Infant Morality

Cuba's not a dead issue in the nutty debate over health care for poor kids.

Americans owe thanks this morning to Wyoming senator Mike Enzi for clarifying how different our health-care system is from Cuba's.

During heated debate in the Senate yesterday, Enzi zoomed in on a crucial point of George W. Bush's threatened veto of funding for the State Children's Health Insurance Program (SCHIP), a federal-state partnership that provides coverage to about 6 million poor children.

The Senate passed a pretty good compromise to help out those kids. Bush, while asking for an increase of more than $40 billion for the Iraq war, has said he won't spend more than $30 billion on this children's health program. The Senate disagreed — even some of its rock-hard conservatives, such as Orrin Hatch and Pat Roberts — and passed a bill. Roberts, a hardline Kansas conservative, pointed out that Bush is misinformed. You think?

But Mike Enzi is tagging right along with Bush, telling his fellow senators:

"We shouldn't create a new federal entitlement and we shouldn't be laying the foundation for Castro-style healthcare, which Americans don't want."

Our kids should be so lucky — rather, our babies should live so long. Enzi and the other senators didn't bring this up, so I will:

Cuba's infant-mortality rate is lower than the U.S.'s, according to widely accepted stats from the UN's World Population Prospects: The 2006 Revision.

The number of infant deaths per thousand live births in the period 2000 to 2005 was 6.1 in Cuba. It was 6.8 in the U.S. In deaths under the age of 5, Cuba's rate is 7.7, and the U.S.'s rate is 8.4

When it comes to overall death rates, Americans have it even worse.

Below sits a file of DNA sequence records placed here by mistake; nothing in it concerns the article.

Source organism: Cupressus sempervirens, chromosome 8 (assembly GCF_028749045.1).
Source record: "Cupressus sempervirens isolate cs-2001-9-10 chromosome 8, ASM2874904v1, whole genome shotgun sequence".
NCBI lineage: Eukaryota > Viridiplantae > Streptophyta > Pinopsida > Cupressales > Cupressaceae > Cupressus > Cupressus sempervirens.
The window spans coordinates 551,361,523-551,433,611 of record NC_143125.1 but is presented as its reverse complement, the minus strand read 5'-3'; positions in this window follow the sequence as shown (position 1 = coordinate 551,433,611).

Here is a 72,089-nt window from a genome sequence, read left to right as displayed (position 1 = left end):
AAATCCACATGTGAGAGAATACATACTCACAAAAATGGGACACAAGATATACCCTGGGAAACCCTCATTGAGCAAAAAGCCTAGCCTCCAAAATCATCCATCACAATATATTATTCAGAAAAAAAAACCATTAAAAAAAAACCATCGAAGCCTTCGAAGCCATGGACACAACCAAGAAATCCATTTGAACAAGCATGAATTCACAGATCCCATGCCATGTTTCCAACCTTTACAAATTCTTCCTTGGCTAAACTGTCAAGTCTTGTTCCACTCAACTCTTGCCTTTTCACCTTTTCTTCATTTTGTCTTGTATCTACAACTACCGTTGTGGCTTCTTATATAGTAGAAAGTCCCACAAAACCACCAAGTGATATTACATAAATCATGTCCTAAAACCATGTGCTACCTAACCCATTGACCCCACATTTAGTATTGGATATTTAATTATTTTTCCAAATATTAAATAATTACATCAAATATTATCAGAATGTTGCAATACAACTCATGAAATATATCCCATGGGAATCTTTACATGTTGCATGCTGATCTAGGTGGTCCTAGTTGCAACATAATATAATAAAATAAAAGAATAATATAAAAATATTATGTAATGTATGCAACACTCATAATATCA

The CIA's World Factbook reveals that the estimated overall death rate in the U.S. in 2007, per thousand people, is 8.26. Cuba's death rate is 7.14.

African kids have it worse than anyone else on the planet. But the U.S. is an anomaly among other developed nations. It has a higher overall death rate than the rates of most of those countries, like France, Sweden, and Japan. In addition, the U.S. overall death rate is higher than the rates in the following countries (this is a partial list):

Cambodia, Bangladesh, Kiribati, Yemen, Pakistan, Puerto Rico, Uzbekistan, Bolivia, North Korea, Papua New Guinea, Thailand, Tajikistan, Kyrgyzstan, China, Tuvalu, Mauritius, Maldives, Paulu, Nauru, Grenada, Jamaica, India, Indonesia, Mongolia, Peru, Brazil, Vietnam, Timor-Leste, Turkmenistan, Lebanon, Sri Lanka, Turkey, Columbia, Syria, Egypt, Gaza, the West Bank, Iraq, and Iran.

Yes, according to the CIA, the U.S. death rate is higher than the death rates in Iran, Iraq, the West Bank, and Gaza.

If you really want to understand this current problem of health care for poor kids in the U.S., go to the Center on Budget and Policy Priorities, where you can read a readable analysis of the bill and a breakdown of Bush's wrong analysis of the issue.

As for Enzi, a 63-year-old former Eagle Scout, shoe salesman and accountant, let's just say that his personal financial disclosure for 2006 shows that he ranks only 82nd in the Senate in net worth: His is $190,039 to $853,000. But 94 percent of his investments are in oil and gas, plus he does have at least $50,000 in his Senate credit union account — and the time to spend that cash: His tardiness rate is twice as high as the average senator's.

More to the point, he got no campaign money from Cuba, but the health-care industry poured $259,591 into Enzi's campaign coffers last year, second only to the support he got from big finance. And the health-care industry hates federal health care programs unless the money goes directly to the industry.

Enzi's PAC, Making Business Excel — get it? Michael B. Enzi, Making Business Excel? MBE, MBE? — raked in an additional $646,567 last year.

And no surprise here: Enzi gets more campaign money from D.C.-area operatives than he gets from the home folks in Wyoming.

Who cares about death rates when our political system is running so smoothly?

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